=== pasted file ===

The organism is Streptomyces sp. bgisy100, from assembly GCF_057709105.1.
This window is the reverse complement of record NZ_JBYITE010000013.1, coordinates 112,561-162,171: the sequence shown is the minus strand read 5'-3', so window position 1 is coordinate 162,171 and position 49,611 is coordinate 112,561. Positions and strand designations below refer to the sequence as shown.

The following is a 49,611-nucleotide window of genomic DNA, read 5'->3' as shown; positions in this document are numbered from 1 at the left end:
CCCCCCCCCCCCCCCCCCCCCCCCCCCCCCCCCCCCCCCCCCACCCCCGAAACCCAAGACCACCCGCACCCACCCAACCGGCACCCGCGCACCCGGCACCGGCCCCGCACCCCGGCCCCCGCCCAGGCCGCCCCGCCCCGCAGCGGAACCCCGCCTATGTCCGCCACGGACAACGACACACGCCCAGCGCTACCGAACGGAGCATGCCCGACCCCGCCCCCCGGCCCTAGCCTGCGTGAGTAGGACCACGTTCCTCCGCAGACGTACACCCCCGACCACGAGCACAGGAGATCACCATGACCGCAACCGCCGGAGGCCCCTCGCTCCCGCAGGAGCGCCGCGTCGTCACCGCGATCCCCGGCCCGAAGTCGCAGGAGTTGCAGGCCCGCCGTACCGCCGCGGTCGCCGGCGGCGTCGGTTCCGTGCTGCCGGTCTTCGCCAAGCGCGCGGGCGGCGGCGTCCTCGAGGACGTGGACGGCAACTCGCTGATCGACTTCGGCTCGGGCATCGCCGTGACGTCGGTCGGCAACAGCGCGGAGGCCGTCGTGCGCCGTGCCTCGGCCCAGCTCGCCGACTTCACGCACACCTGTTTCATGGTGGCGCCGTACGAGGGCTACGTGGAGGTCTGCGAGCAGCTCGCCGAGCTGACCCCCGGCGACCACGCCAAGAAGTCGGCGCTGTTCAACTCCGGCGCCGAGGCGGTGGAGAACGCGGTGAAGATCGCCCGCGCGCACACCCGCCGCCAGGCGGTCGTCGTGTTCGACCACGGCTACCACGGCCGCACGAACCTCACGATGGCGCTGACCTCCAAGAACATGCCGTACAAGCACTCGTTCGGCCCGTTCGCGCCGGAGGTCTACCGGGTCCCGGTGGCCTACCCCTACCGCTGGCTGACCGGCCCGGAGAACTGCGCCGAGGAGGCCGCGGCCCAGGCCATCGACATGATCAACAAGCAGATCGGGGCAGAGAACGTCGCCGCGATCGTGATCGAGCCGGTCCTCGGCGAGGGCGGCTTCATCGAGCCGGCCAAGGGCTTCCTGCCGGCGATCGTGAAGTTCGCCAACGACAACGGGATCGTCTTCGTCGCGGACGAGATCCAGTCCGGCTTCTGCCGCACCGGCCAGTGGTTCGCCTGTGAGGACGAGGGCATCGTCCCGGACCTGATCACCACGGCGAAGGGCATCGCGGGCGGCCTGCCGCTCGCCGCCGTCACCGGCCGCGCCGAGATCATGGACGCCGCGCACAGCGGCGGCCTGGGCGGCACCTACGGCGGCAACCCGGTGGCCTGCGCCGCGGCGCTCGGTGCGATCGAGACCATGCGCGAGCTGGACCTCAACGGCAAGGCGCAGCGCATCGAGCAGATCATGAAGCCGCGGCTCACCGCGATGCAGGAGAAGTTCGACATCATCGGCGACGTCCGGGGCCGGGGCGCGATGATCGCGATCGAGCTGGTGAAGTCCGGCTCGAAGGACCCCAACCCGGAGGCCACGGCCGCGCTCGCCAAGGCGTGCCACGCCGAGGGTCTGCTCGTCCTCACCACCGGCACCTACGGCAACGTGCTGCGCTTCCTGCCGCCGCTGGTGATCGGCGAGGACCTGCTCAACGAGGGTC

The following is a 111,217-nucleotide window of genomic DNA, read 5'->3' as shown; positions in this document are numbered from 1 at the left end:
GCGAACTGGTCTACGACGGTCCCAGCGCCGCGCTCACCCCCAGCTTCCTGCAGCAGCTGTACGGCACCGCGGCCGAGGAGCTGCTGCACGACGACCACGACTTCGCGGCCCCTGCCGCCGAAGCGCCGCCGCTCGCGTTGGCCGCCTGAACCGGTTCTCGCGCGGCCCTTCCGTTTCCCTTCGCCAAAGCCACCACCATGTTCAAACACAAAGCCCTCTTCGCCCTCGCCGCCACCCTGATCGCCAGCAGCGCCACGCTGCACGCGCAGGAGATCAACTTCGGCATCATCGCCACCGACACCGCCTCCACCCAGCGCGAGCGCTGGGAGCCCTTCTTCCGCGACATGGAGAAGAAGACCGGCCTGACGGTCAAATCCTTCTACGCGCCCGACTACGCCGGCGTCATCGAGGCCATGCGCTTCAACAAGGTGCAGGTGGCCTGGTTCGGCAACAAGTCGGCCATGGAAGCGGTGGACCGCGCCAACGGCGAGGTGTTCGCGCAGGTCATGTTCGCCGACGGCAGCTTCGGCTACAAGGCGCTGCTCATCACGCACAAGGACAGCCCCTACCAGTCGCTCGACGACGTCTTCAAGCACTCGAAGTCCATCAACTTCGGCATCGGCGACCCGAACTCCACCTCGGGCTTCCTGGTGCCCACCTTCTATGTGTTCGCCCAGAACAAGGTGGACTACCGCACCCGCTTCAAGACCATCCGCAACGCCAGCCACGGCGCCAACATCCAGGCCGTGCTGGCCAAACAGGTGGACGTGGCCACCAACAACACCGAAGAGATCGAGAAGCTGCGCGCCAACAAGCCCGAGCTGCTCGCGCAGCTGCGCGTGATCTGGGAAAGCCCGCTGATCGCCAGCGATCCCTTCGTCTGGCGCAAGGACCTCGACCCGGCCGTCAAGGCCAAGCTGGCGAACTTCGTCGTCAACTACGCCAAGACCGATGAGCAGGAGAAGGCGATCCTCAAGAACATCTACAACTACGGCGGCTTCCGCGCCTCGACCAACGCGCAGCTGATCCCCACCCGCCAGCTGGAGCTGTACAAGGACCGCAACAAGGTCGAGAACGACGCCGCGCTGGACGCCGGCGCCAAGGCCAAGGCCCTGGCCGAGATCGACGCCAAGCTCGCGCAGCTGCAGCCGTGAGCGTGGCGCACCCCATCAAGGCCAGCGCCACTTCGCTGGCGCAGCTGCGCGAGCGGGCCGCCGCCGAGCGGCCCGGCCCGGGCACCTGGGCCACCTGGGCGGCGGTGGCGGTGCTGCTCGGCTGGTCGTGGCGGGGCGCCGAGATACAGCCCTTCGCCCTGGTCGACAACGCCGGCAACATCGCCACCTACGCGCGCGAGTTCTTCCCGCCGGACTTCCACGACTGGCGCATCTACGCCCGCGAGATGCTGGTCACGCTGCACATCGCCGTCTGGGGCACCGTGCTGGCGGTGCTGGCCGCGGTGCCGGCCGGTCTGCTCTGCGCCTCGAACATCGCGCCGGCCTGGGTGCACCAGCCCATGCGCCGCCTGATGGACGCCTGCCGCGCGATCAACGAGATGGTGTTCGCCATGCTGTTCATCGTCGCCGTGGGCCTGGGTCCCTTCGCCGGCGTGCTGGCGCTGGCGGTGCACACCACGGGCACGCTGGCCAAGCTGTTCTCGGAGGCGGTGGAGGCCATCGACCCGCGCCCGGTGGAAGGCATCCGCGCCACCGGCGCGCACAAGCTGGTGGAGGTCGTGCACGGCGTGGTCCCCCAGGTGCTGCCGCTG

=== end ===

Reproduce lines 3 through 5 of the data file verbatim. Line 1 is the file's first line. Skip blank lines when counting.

The following is a 49,611-nucleotide window of genomic DNA, read 5'->3' as shown; positions in this document are numbered from 1 at the left end:
CCCCCCCCCCCCCCCCCCCCCCCCCCCCCCCCCCCCCCCCCCACCCCCGAAACCCAAGACCACCCGCACCCACCCAACCGGCACCCGCGCACCCGGCACCGGCCCCGCACCCCGGCCCCCGCCCAGGCCGCCCCGCCCCGCAGCGGAACCCCGCCTATGTCCGCCACGGACAACGACACACGCCCAGCGCTACCGAACGGAGCATGCCCGACCCCGCCCCCCGGCCCTAGCCTGCGTGAGTAGGACCACGTTCCTCCGCAGACGTACACCCCCGACCACGAGCACAGGAGATCACCATGACCGCAACCGCCGGAGGCCCCTCGCTCCCGCAGGAGCGCCGCGTCGTCACCGCGATCCCCGGCCCGAAGTCGCAGGAGTTGCAGGCCCGCCGTACCGCCGCGGTCGCCGGCGGCGTCGGTTCCGTGCTGCCGGTCTTCGCCAAGCGCGCGGGCGGCGGCGTCCTCGAGGACGTGGACGGCAACTCGCTGATCGACTTCGGCTCGGGCATCGCCGTGACGTCGGTCGGCAACAGCGCGGAGGCCGTCGTGCGCCGTGCCTCGGCCCAGCTCGCCGACTTCACGCACACCTGTTTCATGGTGGCGCCGTACGAGGGCTACGTGGAGGTCTGCGAGCAGCTCGCCGAGCTGACCCCCGGCGACCACGCCAAGAAGTCGGCGCTGTTCAACTCCGGCGCCGAGGCGGTGGAGAACGCGGTGAAGATCGCCCGCGCGCACACCCGCCGCCAGGCGGTCGTCGTGTTCGACCACGGCTACCACGGCCGCACGAACCTCACGATGGCGCTGACCTCCAAGAACATGCCGTACAAGCACTCGTTCGGCCCGTTCGCGCCGGAGGTCTACCGGGTCCCGGTGGCCTACCCCTACCGCTGGCTGACCGGCCCGGAGAACTGCGCCGAGGAGGCCGCGGCCCAGGCCATCGACATGATCAACAAGCAGATCGGGGCAGAGAACGTCGCCGCGATCGTGATCGAGCCGGTCCTCGGCGAGGGCGGCTTCATCGAGCCGGCCAAGGGCTTCCTGCCGGCGATCGTGAAGTTCGCCAACGACAACGGGATCGTCTTCGTCGCGGACGAGATCCAGTCCGGCTTCTGCCGCACCGGCCAGTGGTTCGCCTGTGAGGACGAGGGCATCGTCCCGGACCTGATCACCACGGCGAAGGGCATCGCGGGCGGCCTGCCGCTCGCCGCCGTCACCGGCCGCGCCGAGATCATGGACGCCGCGCACAGCGGCGGCCTGGGCGGCACCTACGGCGGCAACCCGGTGGCCTGCGCCGCGGCGCTCGGTGCGATCGAGACCATGCGCGAGCTGGACCTCAACGGCAAGGCGCAGCGCATCGAGCAGATCATGAAGCCGCGGCTCACCGCGATGCAGGAGAAGTTCGACATCATCGGCGACGTCCGGGGCCGGGGCGCGATGATCGCGATCGAGCTGGTGAAGTCCGGCTCGAAGGACCCCAACCCGGAGGCCACGGCCGCGCTCGCCAAGGCGTGCCACGCCGAGGGTCTGCTCGTCCTCACCACCGGCACCTACGGCAACGTGCTGCGCTTCCTGCCGCCGCTGGTGATCGGCGAGGACCTGCTCAACGAGGGTC

The following is a 111,217-nucleotide window of genomic DNA, read 5'->3' as shown; positions in this document are numbered from 1 at the left end: